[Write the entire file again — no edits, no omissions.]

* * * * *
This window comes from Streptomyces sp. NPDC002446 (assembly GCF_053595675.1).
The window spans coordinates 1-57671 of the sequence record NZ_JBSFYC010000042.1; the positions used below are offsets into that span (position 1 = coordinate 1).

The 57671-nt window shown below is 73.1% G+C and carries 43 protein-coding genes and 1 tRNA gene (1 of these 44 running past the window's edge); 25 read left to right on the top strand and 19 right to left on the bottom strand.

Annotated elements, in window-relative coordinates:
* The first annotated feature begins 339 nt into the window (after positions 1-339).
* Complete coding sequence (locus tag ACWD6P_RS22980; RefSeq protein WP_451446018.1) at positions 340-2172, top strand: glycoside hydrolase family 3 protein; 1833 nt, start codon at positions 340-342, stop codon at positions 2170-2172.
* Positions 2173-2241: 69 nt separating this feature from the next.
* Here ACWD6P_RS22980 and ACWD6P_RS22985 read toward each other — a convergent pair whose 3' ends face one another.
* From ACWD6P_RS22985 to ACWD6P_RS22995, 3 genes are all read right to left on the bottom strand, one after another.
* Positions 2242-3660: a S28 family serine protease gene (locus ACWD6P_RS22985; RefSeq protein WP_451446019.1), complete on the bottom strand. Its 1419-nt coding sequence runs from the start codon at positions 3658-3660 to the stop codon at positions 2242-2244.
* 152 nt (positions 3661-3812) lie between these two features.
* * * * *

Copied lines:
This window comes from Streptomyces sp. NPDC002446 (assembly GCF_053595675.1).
The window spans coordinates 1-57671 of the sequence record NZ_JBSFYC010000042.1; the positions used below are offsets into that span (position 1 = coordinate 1).

The 57671-nt window shown below is 73.1% G+C and carries 43 protein-coding genes and 1 tRNA gene (1 of these 44 running past the window's edge); 25 read left to right on the top strand and 19 right to left on the bottom strand.

Annotated elements, in window-relative coordinates:
* The first annotated feature begins 339 nt into the window (after positions 1-339).
* Complete coding sequence (locus tag ACWD6P_RS22980; RefSeq protein WP_451446018.1) at positions 340-2172, top strand: glycoside hydrolase family 3 protein; 1833 nt, start codon at positions 340-342, stop codon at positions 2170-2172.
* Positions 2173-2241: 69 nt separating this feature from the next.
* Here ACWD6P_RS22980 and ACWD6P_RS22985 read toward each other — a convergent pair whose 3' ends face one another.
* From ACWD6P_RS22985 to ACWD6P_RS22995, 3 genes are all read right to left on the bottom strand, one after another.
* Positions 2242-3660: a S28 family serine protease gene (locus ACWD6P_RS22985; RefSeq protein WP_451446019.1), complete on the bottom strand. Its 1419-nt coding sequence runs from the start codon at positions 3658-3660 to the stop codon at positions 2242-2244.
* 152 nt (positions 3661-3812) lie between these two features.